Date of Award


Document Type


Degree Name

Master of Science (MS)



First Advisor

F.D. Holland, Jr


In North Dakota the Pierre shale was deposited in all portions of the State except the southeastern corner, where it was either never deposited or removed by pre-Pleistocene erosion. In the western part of North Dakota the Pierre is overlain by later Cretaceous and Tertiary sediments, but to the east of the Missouri River, where it forms the bedrock, it is mantled by glacial drift. However, numerous exposures of the Pierre are present, generally in road cuts and river valleys of the southwestern and northeastern corners of the State. More scattered outcrops occur along Beaver Creek and the Missouri River near Linton, Emmons County, and the valleys of the James River near Jamestown, Stutsman County and the Sheyenne River in Benson, Eddy, Nelson, Griggs, Steele, Barnes, and Ransom Counties. A single, isolated outcrop is located in the valley of the North Branch of the Turtle River near Niagara, Grand Forks County.

Most of the outcrops of the State are generally isolated and represent stratigraphic sequence less than 100 feet. These strata, of apparently uniform lithology, are difficult to correlate from one outcrop to another. Consequently, little has been done to separate the Pierre of North Dakota into lithologic units. Examination of the various outcrops has, however, disclosed that different lithologic units of the Pierre shale can be recognized. This is more fully treated in the section on stratigraphy.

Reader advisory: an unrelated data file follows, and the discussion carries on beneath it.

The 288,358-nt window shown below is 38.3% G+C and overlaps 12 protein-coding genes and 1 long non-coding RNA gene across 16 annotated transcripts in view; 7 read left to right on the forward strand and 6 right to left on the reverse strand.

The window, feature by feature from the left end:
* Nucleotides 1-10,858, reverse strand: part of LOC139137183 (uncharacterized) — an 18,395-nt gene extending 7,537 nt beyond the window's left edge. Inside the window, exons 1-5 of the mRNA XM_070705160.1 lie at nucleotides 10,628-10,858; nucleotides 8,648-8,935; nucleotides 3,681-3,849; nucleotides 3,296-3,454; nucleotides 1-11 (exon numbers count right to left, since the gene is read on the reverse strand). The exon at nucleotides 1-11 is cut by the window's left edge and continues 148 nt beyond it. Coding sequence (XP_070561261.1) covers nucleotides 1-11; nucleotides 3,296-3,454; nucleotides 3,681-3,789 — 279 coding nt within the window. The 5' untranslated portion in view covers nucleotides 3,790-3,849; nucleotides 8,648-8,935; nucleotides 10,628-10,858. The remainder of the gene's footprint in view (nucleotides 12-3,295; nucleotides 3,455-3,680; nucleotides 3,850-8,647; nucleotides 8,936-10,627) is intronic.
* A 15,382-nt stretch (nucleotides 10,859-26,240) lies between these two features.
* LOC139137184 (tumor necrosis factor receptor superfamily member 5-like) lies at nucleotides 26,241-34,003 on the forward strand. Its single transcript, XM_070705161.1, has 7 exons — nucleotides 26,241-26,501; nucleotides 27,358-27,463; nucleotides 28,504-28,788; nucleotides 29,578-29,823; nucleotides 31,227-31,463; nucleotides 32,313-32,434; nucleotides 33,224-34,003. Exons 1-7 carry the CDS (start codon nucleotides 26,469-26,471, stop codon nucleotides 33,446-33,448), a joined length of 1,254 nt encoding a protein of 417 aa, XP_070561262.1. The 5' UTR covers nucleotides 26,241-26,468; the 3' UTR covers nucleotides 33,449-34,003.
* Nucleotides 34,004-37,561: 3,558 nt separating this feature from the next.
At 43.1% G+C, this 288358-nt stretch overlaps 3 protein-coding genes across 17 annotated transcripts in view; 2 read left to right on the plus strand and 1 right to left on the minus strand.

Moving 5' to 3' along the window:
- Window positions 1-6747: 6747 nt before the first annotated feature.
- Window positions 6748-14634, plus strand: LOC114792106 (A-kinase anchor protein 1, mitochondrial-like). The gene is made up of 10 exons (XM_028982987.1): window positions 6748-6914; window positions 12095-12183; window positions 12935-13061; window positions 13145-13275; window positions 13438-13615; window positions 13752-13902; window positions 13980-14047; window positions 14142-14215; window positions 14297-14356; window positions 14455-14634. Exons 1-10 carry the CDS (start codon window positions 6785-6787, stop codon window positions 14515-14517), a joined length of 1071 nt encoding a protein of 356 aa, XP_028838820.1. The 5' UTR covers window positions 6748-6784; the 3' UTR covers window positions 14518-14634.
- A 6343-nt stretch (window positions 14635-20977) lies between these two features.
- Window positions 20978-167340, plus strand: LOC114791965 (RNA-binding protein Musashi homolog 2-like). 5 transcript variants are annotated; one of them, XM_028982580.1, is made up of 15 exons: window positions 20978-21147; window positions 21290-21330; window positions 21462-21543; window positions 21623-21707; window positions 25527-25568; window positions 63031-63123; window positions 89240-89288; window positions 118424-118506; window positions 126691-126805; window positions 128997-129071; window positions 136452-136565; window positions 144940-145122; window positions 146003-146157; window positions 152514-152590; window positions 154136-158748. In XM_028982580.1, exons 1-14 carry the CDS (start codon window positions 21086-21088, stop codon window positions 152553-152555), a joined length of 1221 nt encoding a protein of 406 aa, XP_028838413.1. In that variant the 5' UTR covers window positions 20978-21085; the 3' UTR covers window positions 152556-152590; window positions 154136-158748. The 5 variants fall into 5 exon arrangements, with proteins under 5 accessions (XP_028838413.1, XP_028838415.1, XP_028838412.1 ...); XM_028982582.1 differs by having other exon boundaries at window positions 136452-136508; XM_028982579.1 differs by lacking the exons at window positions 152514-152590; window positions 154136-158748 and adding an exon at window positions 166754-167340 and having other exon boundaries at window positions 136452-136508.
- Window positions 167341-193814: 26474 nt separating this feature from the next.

Megafossils of the Pierre shale of North Dakota are moderately abundant in localized areas, particularly in limestone “concretions” in the upper part of the Pierre of Bowman (Leonard, 1906, p. 72 and Hares, 1928, p. 16) and Emmons Counties (Fisher, 1952 and Cvancara, 1956). Single specimens, usually Inoceramus sp., have been found by the writer in strata near the base of the Pierre in Cavalier County. The writer knows of no attempt to zone the Pierre shale of North Dakota based on magafossils.

Microfossils are considerably more abundant than megafossils in the Pierre shale of North Dakota. Here, the types of microfossils, known to the writer, include Foraminifera, Radiolaria, sponge spicules and Ostracoda. It was hoped that a study of the Foraminifera would provide a basis and illustrate the affinity to the Pierre of calcareous, buff colored strata that crop out in the valley of the Sheyenne River, from North Valley City, Barnes County. In the past these beds near North Valley City have been assigned to either the Niobrara formation (Leonard, 1906, p. 69 and Kresl, 1956) or the Pierre shale (Kline, 1942, p. 352), both Upper Cretaceous in age, whereas similar beds near Fort Ransom have been designated as part of the Niobrara formation (Kline, 1942, p. 352).

Wilson, E. (133052 kB)

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